Fatigue…… something everyone deals with at one point or another. The definition of fatigue is a lack of energy and motivation. This means anyone can be effected by fatigue. However, fatigue brought on by a chronic illness is like nothing a person has ever experienced. And most people don’t understand this kind of fatigue. It’s the kind of fatigue that makes daily life hard and sometimes impossible. It makes special outings a thing that is paid for for days, not just a fun care-free time out of the house. How do you explain this fatigue to others who think you are just being lazy? The best definition I’ve heard is: If you’ve ever had the flu and been so tired you can’t move, well multiply that at least 20 fold and you will know the feeling of chronic fatigue. Are there more than one type of fatigue? How can you combat it? What can you do to ease the fatigue? Let’s learn a little about fatigue find out what we can all do to ease its effects. Clinically fatigue is divided into three different categories: 1. Fatigue caused by a systemic disease like cancer and immune conditions. With cancer patients the fatigue is usually defined as acute and related to the disease or its treatments. Or a more chronic fatigue in those undiagnosed that often resembles chronic fatigue syndrome. Or it can be classified based on timing. Like with sarcoidosis, which is further divided into morning, intermittent and afternoon fatigue.
2. Fatigue that one might experience when they have neuromuscular disorders, during normal exercise. Patients who have MS may complain of fatigue. This fatigue is separated into two categories. Nerve fiber fatigue which is based on pathology. And fatigue of disability based on the face they need more energy when dealing with such a chronic illness! And also sleep deprivation caused by the disease or its treatments.
3. Fatigue that defined as “painful weariness” that generally has no defined cause.
So now let look at how Chronic Fatigue Syndrome (CFS) is different from other types of fatigue. CFS is diagnosed when there is no clear or possible medical conditions present. A person has to meet certain requirements to be diagnosed with CFS. Those requirements are: One must have unexplained, persistent fatigue for six months, or longer along with four of the following issues. Loss of memory or concentration, sore throat, enlarged lymph nodes in your armpits or neck, unexplained muscle pain, pain that moves from one joint to another with no swelling or redness, headache that is new and has increased severity and pattern, sleep that is not refreshing, extreme exhaustion lasting more than 24 hours after physical or mental exercise. Once the diagnosis is made the most common treatments are sleeping pills, antidepressants and therapy.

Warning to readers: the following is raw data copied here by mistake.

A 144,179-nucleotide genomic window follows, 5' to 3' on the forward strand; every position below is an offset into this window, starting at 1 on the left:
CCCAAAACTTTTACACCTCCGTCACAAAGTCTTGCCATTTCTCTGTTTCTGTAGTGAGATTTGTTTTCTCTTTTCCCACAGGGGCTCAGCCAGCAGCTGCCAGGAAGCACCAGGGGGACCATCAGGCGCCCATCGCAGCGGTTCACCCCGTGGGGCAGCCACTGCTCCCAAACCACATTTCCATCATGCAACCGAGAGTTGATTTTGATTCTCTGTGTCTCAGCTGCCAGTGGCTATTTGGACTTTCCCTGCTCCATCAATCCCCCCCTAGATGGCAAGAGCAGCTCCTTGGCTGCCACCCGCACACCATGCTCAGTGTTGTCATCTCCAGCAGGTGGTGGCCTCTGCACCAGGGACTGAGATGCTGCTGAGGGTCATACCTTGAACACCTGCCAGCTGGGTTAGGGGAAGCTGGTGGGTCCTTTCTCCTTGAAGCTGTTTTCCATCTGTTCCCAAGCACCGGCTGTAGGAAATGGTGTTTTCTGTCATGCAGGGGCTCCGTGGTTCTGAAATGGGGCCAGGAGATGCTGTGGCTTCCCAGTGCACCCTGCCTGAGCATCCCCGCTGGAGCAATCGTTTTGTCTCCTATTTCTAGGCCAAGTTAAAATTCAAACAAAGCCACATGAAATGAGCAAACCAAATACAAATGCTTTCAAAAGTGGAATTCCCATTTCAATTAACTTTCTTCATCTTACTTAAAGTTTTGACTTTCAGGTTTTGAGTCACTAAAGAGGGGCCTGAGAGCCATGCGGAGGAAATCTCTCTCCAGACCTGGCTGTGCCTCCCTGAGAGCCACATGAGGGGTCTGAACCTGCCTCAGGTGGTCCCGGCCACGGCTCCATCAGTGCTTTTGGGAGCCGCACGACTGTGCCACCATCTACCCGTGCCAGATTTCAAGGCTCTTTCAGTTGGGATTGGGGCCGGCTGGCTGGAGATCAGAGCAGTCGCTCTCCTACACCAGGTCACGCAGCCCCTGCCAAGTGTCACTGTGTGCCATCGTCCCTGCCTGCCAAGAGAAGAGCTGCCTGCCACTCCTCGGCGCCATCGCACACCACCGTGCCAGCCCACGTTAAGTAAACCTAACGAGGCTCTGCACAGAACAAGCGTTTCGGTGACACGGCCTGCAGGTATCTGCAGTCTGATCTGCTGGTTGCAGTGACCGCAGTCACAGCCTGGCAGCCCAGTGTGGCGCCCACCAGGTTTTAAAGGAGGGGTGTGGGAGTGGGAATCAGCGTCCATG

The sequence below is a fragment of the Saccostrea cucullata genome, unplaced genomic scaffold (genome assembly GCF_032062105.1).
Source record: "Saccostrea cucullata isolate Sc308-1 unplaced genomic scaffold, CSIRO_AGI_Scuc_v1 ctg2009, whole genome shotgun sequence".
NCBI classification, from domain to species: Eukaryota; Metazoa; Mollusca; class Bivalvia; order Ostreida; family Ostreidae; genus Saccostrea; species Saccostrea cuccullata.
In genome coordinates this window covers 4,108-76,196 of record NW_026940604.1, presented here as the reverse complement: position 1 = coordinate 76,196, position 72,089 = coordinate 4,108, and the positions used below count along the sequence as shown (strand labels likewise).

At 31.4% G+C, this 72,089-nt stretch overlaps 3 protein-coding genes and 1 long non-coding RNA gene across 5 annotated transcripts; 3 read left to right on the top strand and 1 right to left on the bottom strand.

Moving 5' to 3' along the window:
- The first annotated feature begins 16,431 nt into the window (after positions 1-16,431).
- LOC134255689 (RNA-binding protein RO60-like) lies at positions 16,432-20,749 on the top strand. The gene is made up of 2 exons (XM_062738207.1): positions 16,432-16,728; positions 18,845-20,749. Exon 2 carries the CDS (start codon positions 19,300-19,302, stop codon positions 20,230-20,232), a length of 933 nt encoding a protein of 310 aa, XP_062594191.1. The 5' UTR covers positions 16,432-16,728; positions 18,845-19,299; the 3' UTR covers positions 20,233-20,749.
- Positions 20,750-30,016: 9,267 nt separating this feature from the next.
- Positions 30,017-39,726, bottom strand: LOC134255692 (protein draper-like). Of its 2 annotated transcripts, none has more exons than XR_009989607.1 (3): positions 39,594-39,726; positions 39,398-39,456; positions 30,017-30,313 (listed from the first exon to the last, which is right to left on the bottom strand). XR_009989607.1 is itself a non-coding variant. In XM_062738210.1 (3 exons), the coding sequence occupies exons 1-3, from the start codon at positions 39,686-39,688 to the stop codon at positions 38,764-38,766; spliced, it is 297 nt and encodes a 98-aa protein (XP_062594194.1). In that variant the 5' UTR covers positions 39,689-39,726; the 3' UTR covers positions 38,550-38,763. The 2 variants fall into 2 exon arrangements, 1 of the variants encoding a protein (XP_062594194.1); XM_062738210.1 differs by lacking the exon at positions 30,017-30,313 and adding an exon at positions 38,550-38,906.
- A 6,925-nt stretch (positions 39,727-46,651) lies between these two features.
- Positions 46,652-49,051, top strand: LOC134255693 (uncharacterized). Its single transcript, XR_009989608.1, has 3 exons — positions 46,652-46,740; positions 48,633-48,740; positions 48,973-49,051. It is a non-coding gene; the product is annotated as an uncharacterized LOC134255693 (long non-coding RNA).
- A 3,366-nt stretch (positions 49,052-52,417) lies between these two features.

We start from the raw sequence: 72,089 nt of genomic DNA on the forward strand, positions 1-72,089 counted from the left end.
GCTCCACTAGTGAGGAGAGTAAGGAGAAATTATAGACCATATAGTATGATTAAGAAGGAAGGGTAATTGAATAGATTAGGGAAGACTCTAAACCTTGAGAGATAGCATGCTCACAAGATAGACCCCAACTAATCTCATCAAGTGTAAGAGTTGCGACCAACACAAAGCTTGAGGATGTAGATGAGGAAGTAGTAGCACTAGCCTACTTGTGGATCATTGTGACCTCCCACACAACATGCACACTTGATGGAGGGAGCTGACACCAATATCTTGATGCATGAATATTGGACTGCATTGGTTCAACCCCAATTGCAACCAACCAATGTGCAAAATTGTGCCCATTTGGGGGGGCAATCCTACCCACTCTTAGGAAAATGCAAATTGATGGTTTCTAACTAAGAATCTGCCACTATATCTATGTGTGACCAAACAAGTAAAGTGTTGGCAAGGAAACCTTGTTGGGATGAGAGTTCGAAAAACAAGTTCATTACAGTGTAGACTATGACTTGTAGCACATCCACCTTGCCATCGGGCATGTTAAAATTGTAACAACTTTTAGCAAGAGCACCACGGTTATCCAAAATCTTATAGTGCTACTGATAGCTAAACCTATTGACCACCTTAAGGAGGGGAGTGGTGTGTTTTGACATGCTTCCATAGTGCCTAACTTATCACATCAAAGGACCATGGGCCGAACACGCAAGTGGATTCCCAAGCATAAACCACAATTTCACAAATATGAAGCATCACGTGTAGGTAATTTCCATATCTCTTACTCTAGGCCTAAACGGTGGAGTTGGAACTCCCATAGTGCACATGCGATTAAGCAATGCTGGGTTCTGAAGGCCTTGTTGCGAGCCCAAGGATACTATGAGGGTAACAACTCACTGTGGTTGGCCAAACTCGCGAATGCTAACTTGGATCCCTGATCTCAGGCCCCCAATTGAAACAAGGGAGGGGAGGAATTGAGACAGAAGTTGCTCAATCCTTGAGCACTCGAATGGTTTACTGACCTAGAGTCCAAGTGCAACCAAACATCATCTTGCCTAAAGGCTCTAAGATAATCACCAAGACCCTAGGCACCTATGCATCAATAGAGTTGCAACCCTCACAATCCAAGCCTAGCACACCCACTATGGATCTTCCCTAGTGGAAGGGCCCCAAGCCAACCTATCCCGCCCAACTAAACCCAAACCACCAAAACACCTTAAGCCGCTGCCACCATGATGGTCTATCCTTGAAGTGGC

Now that we have looked at the kinds of fatigue and Chronic Fatigue Syndrome. Let’s look at what we can do to decrease fatigue in all cases.
– Pace yourself throughout the day and set your own pace. Try to avoid over doing even if you are having a “good day.” If you pace yourself throughout the day you will hopefully be able to get everything done you want without being totally exhausted.
– Get moving and exercise. Lack of exercise can cause the muscles more stiff and painful, and make exercise more difficult and tiring. You will need to build up your exercise. You can’t ever go too slow. If you do too much you are likely to cause you other conditions to flare. Schedule your workouts so they become a regular part of your schedule, when you keep your schedule it’s easier to keep doing the exercise. Also, pick a time of day that is best for you. If you choose a time when you are less stiff and tired it will be easier to continue your regimen.
– Just say NO. Saying no is okay and should be something you do when needed. Try to plan your activities when you are least tired. And if it happens that something falls on a day that you are extremely fatigued don’t be afraid to reschedule. It’s better to reschedule then overdo and pay for it later.
– Have a bedtime routine. Lack of sleep can cause a person to be fatigued. At bedtime, do whatever helps you wind down. Take a hot bath, listen to soothing music, gentle stretching, or maybe some light reading. And don’t get into bed until you are ready to go to sleep. Make sure the area where you sleep is dark and quiet and at a comfortable temperature for sleeping. Try to end all screen time (phones, iPads, and TV) at least an hour before you are planning to go to sleep.
Hopefully, after reading this post you can define your fatigue and find ways to decrease fatigue. Always, talk to your doctor if your fatigue is worsening or your current sleep regimen is no longer working. Also, make sure you are doing what you can on your end to fight fatigue and get better sleep.